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Identify my tree please?

It's growing next to a house we're buying. It's about 7m tall. Thank you!


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  • BobTheGardenerBobTheGardener Leicestershire, UKPosts: 11,336
    The bark of the tree on the right in your 1st photo and towards the rear of photo 2 looks like cherry, probably an ornamental.  The leaves in pics 3 & 4 are privet.
    A trowel in the hand is worth a thousand lost under a bush.
  • Valley GardenerValley Gardener Rhondda ValleyPosts: 2,363
    A friend of mine had to have her cherry tree taken down as the tap root went right up to the house from about 7 meters away, is this a different scenario from Ornamental cherry Bob? I quite fancy a cherry tree but not if it has to come down after a few years.
    The whole truth is an instrument that can only be played by an expert.
  • Thank you Bob and sorry for the rubbish pictures!

    I'm worried about subsidence but from what I can see it's just lifting the paving - which would make sense if it's a cherry tree. 
  • Silver surferSilver surfer Posts: 3,715
    Pic 2 appears to have flowers. really need much better close up pics if you want an accurate id.

    If tree is  growing on your plot it is very near to the house, I would recommend you cut it down and plant something that will stay small not grow huge.
    If it is in the neighbours plot you are legal allowed to cut off any branches that overhang your side...provided that you offer the branches back to the owner.
    Perthshire. SCOTLAND .
  • BobTheGardenerBobTheGardener Leicestershire, UKPosts: 11,336
    Yep, cherries are infamous for sending out long roots going just below the surface - ask anyone who grows cherry trees in a lawn!  It does look a bit close to the house for comfort though. 
    A trowel in the hand is worth a thousand lost under a bush.
  • Yeah, it was flagged on the survey. We had a structural survey which said no sign of any impact but I'm regretting not getting an abroculturist to look, we're about to exchange (which is why I have rubbish photos, I can't get too close yet!) 
  • Silver surferSilver surfer Posts: 3,715
    Would have cost a lot to get advise from aboriculturist .
    It is not a problem...YET.
    All you need is a bow saw to cut it down and elbow grease.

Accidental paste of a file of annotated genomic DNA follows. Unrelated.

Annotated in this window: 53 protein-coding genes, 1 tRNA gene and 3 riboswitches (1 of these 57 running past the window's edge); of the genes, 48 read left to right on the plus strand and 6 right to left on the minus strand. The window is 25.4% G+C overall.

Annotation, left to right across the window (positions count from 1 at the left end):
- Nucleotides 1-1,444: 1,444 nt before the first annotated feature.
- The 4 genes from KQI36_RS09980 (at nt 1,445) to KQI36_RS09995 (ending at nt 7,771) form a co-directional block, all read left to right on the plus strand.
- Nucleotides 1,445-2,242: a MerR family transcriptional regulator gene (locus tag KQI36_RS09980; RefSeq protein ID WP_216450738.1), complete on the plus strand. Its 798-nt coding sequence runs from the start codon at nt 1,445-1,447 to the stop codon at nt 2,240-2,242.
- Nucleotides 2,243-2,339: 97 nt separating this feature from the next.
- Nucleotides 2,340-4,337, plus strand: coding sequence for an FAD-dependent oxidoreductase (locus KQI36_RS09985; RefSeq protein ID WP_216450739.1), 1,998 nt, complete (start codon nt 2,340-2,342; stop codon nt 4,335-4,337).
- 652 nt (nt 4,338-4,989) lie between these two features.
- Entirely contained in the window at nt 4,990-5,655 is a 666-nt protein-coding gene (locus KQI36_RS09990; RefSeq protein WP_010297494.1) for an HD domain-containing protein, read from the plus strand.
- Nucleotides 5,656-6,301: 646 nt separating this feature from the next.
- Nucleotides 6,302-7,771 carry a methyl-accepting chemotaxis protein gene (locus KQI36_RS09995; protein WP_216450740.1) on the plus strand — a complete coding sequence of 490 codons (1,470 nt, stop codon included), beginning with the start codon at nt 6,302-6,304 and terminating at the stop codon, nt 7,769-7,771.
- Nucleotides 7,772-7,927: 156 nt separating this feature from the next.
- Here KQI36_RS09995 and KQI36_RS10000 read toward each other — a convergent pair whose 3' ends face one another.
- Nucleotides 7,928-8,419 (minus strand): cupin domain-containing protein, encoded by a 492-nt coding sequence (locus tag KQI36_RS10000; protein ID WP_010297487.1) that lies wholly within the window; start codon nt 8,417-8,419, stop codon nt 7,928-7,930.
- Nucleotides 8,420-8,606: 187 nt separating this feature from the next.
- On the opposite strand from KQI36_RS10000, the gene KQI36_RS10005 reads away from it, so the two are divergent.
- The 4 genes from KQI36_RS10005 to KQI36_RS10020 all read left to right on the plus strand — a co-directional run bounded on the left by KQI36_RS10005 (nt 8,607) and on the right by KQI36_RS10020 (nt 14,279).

It will take 15mins max to saw it down, and a day to get rid of all the twigs/branched.
    Will be easier to do when all the leaves have fallen off.
    Perthshire. SCOTLAND .
  • BobTheGardenerBobTheGardener Leicestershire, UKPosts: 11,336
    They are relatively short-lived trees anyway (~25-60y) so if you are at all unsure you could wait until it blossoms in spring and if not impressed have it removed and plant something nicer.  Doing that would also allow some light onto the privet which looks like it has suffered in the shade and would grow nicely if cut back hard and given more light.  It's a good idea to wait about a calendar year anyway before doing anything drastic to see what plants are already there. :)
    A trowel in the hand is worth a thousand lost under a bush.
  • Silver surferSilver surfer Posts: 3,715
    edited August 2018
    I am seeing  white flowers in last pic...there are a few things in that area.

    In the gap between the 2 houses there is no room for any large growing trees..cherry or other...in MHO.

    Gutters will fill with dead leaves...not as easy to clear on a house as a bungalow.

    https://amsterdamian.com/see/snapshots/my-favourite-cherry-tree/

    https://giacalonephotos.com/2011/05/03/peaceful-cherry-blossoms/goh30apr11-widetree/
    Perthshire. SCOTLAND .
  • I'm not sure if it's in my boundaries or next door - either way may discuss getting rid of it. It is so close it would just worry me. 
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